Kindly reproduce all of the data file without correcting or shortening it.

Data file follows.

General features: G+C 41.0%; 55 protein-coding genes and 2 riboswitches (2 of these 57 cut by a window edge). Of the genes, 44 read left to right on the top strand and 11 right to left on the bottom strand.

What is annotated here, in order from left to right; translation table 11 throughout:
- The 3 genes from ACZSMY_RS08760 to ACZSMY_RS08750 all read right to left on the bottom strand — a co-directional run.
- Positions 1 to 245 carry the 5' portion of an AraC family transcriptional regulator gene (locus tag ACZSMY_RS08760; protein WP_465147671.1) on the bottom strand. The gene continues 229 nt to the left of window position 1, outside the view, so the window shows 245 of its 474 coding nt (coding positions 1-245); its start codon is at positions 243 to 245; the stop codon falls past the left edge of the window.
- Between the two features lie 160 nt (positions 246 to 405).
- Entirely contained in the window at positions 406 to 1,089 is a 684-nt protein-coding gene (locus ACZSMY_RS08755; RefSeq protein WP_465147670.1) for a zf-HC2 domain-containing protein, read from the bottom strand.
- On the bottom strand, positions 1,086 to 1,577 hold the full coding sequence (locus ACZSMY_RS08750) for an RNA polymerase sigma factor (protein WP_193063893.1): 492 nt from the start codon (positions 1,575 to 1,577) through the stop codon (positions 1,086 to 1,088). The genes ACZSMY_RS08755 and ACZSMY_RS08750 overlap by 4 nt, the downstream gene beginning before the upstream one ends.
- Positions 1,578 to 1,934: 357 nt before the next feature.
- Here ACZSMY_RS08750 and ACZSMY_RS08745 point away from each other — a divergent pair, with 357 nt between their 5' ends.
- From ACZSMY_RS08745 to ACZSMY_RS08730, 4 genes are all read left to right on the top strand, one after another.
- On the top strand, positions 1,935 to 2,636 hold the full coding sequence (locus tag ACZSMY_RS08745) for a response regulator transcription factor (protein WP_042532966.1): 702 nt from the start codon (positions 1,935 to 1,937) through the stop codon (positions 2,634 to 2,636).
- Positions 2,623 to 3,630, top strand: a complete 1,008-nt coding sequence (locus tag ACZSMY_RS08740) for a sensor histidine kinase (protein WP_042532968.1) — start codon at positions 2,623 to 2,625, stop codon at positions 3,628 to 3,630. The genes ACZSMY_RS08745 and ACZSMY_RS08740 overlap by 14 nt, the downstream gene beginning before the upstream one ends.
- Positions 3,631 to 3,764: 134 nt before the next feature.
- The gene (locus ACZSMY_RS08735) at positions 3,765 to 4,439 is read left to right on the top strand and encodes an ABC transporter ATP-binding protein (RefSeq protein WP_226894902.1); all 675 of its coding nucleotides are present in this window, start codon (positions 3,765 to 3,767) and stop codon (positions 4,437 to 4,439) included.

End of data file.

General features: G+C 41.0%; 55 protein-coding genes and 2 riboswitches (2 of these 57 cut by a window edge). Of the genes, 44 read left to right on the top strand and 11 right to left on the bottom strand.

What is annotated here, in order from left to right; translation table 11 throughout:
- The 3 genes from ACZSMY_RS08760 to ACZSMY_RS08750 all read right to left on the bottom strand — a co-directional run.
- Positions 1 to 245 carry the 5' portion of an AraC family transcriptional regulator gene (locus tag ACZSMY_RS08760; protein WP_465147671.1) on the bottom strand. The gene continues 229 nt to the left of window position 1, outside the view, so the window shows 245 of its 474 coding nt (coding positions 1-245); its start codon is at positions 243 to 245; the stop codon falls past the left edge of the window.
- Between the two features lie 160 nt (positions 246 to 405).
- Entirely contained in the window at positions 406 to 1,089 is a 684-nt protein-coding gene (locus ACZSMY_RS08755; RefSeq protein WP_465147670.1) for a zf-HC2 domain-containing protein, read from the bottom strand.
- On the bottom strand, positions 1,086 to 1,577 hold the full coding sequence (locus ACZSMY_RS08750) for an RNA polymerase sigma factor (protein WP_193063893.1): 492 nt from the start codon (positions 1,575 to 1,577) through the stop codon (positions 1,086 to 1,088). The genes ACZSMY_RS08755 and ACZSMY_RS08750 overlap by 4 nt, the downstream gene beginning before the upstream one ends.
- Positions 1,578 to 1,934: 357 nt before the next feature.
- Here ACZSMY_RS08750 and ACZSMY_RS08745 point away from each other — a divergent pair, with 357 nt between their 5' ends.
- From ACZSMY_RS08745 to ACZSMY_RS08730, 4 genes are all read left to right on the top strand, one after another.
- On the top strand, positions 1,935 to 2,636 hold the full coding sequence (locus tag ACZSMY_RS08745) for a response regulator transcription factor (protein WP_042532966.1): 702 nt from the start codon (positions 1,935 to 1,937) through the stop codon (positions 2,634 to 2,636).
- Positions 2,623 to 3,630, top strand: a complete 1,008-nt coding sequence (locus tag ACZSMY_RS08740) for a sensor histidine kinase (protein WP_042532968.1) — start codon at positions 2,623 to 2,625, stop codon at positions 3,628 to 3,630. The genes ACZSMY_RS08745 and ACZSMY_RS08740 overlap by 14 nt, the downstream gene beginning before the upstream one ends.
- Positions 3,631 to 3,764: 134 nt before the next feature.
- The gene (locus ACZSMY_RS08735) at positions 3,765 to 4,439 is read left to right on the top strand and encodes an ABC transporter ATP-binding protein (RefSeq protein WP_226894902.1); all 675 of its coding nucleotides are present in this window, start codon (positions 3,765 to 3,767) and stop codon (positions 4,437 to 4,439) included.